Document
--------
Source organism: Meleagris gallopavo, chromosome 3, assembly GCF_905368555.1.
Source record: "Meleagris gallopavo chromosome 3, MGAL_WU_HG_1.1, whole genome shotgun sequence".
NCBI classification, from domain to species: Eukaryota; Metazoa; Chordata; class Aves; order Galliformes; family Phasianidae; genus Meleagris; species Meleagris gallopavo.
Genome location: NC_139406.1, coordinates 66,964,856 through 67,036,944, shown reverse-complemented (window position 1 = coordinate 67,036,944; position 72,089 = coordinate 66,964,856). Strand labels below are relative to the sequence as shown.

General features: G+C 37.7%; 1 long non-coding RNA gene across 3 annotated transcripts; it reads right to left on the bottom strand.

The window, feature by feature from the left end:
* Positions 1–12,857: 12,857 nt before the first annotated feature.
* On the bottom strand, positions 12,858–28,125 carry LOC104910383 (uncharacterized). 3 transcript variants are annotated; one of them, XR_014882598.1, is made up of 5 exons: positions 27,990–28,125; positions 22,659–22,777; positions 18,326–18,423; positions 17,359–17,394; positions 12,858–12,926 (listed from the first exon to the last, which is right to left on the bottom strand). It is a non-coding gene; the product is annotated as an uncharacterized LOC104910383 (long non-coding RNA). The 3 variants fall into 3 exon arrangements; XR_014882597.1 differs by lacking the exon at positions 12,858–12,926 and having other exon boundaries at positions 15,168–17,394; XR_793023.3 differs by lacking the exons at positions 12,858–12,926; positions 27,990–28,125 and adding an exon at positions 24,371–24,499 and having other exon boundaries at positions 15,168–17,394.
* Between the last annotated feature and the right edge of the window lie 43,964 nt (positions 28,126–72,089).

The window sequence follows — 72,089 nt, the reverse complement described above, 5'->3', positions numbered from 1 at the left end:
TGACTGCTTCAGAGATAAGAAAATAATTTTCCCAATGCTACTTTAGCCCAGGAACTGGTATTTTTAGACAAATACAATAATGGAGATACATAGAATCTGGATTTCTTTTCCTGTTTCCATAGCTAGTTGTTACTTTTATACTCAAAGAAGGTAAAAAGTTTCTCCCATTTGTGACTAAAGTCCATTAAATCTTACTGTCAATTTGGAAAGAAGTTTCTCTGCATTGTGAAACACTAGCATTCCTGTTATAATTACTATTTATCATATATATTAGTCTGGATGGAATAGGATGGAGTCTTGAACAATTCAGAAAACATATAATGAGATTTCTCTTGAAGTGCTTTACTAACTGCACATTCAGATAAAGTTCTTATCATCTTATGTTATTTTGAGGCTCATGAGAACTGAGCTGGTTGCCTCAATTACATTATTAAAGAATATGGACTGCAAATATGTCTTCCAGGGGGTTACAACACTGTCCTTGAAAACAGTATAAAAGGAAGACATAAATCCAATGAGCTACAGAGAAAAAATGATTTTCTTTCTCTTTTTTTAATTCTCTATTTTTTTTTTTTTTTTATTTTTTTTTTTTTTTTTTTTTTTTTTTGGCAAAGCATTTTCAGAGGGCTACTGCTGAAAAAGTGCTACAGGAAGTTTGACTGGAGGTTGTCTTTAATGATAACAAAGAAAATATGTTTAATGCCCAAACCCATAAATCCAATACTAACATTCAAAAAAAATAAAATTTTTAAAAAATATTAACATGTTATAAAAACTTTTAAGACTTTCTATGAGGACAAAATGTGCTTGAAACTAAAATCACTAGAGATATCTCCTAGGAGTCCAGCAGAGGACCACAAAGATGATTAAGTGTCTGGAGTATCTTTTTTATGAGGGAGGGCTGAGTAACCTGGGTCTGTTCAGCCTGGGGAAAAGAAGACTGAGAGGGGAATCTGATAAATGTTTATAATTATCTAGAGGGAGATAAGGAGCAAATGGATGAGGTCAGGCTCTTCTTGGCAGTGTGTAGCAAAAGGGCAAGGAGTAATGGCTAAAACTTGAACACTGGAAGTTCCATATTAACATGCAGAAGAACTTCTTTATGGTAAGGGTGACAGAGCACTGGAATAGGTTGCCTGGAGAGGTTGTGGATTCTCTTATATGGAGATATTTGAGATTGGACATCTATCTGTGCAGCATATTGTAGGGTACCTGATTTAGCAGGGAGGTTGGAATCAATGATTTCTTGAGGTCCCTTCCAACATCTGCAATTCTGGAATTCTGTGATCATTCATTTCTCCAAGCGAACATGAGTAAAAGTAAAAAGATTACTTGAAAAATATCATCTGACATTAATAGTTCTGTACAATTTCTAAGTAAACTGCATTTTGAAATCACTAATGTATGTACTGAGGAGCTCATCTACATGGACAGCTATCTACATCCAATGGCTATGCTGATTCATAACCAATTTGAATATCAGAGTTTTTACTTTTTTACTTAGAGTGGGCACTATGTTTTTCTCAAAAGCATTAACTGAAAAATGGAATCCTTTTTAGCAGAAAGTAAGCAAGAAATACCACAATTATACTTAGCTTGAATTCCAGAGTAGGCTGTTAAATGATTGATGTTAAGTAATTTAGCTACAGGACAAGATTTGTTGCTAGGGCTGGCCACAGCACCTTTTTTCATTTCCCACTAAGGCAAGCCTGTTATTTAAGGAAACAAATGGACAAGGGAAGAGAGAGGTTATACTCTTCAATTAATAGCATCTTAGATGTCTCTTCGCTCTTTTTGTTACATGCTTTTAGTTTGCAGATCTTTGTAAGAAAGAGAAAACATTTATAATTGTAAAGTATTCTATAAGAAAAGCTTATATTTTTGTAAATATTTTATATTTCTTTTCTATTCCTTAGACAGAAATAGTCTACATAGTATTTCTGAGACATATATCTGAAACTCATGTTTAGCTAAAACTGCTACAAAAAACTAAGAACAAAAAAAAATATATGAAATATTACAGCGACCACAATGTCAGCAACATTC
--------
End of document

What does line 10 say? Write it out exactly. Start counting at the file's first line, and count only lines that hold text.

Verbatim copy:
The window sequence follows — 72,089 nt, the reverse complement described above, 5'->3', positions numbered from 1 at the left end: